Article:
For the first time ever, bees are now considered an endangered species in the United States.
On Friday, the Federal Register publicized the decision classifying seven types of the honey-producing insects endangered, noting that loss of habitat and competition with invasive non-indigenous insects had caused their numbers to dwindle in recent years.
According to the Register, seven types of “yellow-faced bees” are now threatened – with serious implications for the ecosystem in their native Hawaii.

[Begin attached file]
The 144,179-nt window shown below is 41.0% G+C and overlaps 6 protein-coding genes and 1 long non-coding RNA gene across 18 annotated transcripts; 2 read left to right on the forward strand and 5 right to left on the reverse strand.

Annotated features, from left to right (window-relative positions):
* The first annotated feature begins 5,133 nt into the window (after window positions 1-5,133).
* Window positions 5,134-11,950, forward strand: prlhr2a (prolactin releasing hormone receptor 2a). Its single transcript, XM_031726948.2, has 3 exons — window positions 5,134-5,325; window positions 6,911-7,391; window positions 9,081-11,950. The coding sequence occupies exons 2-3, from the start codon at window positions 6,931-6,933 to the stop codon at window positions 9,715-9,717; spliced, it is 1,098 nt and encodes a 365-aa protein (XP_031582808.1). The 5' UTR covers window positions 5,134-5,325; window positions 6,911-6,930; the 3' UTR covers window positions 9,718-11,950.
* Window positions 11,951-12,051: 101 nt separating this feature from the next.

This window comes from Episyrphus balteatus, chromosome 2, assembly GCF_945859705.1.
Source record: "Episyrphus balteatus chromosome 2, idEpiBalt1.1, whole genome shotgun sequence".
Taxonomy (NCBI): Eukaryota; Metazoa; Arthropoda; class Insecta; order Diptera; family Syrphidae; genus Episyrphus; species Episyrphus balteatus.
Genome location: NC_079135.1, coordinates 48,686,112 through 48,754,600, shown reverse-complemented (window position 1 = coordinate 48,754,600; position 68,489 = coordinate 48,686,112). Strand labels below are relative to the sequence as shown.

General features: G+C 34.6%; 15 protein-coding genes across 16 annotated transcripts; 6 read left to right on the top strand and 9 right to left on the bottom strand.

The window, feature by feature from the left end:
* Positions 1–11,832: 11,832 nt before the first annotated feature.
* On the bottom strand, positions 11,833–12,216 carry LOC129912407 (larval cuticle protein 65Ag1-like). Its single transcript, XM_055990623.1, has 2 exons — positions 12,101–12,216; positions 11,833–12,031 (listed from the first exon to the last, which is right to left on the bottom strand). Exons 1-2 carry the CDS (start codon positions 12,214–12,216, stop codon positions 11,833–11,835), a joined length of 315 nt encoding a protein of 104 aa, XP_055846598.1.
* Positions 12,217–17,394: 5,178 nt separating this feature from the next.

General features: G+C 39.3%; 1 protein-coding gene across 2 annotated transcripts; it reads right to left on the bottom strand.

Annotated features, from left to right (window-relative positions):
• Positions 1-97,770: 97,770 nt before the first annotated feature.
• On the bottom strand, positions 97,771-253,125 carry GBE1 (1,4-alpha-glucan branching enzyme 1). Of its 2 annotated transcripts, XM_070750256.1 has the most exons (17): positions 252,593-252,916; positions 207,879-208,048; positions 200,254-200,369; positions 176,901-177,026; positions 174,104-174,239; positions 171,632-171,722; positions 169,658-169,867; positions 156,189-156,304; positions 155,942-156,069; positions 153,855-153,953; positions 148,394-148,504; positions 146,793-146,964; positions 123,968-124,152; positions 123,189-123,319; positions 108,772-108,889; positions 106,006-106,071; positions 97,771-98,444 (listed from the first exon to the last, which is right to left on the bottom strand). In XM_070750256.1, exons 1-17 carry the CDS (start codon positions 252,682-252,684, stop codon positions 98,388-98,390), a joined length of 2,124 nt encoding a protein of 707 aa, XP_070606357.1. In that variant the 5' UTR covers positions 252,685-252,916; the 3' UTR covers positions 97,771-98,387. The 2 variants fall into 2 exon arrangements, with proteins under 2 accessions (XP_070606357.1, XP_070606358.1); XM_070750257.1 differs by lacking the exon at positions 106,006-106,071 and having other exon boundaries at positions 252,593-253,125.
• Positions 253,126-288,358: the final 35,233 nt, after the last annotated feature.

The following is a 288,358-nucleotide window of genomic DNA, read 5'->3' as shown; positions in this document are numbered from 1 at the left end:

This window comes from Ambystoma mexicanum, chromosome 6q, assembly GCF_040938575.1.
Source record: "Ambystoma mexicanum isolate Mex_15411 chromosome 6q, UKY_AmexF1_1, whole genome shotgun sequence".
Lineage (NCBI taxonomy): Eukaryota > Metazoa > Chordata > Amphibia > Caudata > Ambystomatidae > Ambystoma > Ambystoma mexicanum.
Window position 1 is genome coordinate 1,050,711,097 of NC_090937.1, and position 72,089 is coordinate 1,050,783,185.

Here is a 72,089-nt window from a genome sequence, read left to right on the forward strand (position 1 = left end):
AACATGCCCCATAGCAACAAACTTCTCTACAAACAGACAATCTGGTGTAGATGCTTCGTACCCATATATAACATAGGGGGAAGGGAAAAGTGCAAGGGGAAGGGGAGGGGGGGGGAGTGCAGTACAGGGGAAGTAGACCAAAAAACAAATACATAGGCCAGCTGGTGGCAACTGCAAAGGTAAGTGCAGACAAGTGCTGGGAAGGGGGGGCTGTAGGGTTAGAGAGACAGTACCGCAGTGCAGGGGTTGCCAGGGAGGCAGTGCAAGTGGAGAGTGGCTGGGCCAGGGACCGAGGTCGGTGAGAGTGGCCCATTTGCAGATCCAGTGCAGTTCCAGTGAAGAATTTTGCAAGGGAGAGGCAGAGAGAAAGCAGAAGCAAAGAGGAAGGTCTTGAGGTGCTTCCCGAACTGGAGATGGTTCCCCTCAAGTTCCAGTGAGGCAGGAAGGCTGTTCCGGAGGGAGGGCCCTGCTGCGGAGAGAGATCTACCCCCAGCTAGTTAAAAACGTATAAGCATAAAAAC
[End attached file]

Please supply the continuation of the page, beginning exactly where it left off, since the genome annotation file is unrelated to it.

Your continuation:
The Xerces Society, which has monitored the decline of the bees over the past few years, claims that the decline of yellow-faced bees can be chalked up to “feral pigs, invasive ants, loss of native habitat due to invasive plants, fire, as well as development,” said Xerces rep Sarina Jepson.
Without bees serving as pollinators, a whole host of plants – including fruit-bearing plants crucial to the local agriculture industry – could be threatened.
The bees “help maintain the structure of the whole forest,” said entomologist Karl Magnacca, who warned that changes in the Hawaiian ecosystem could have far-reaching consequences.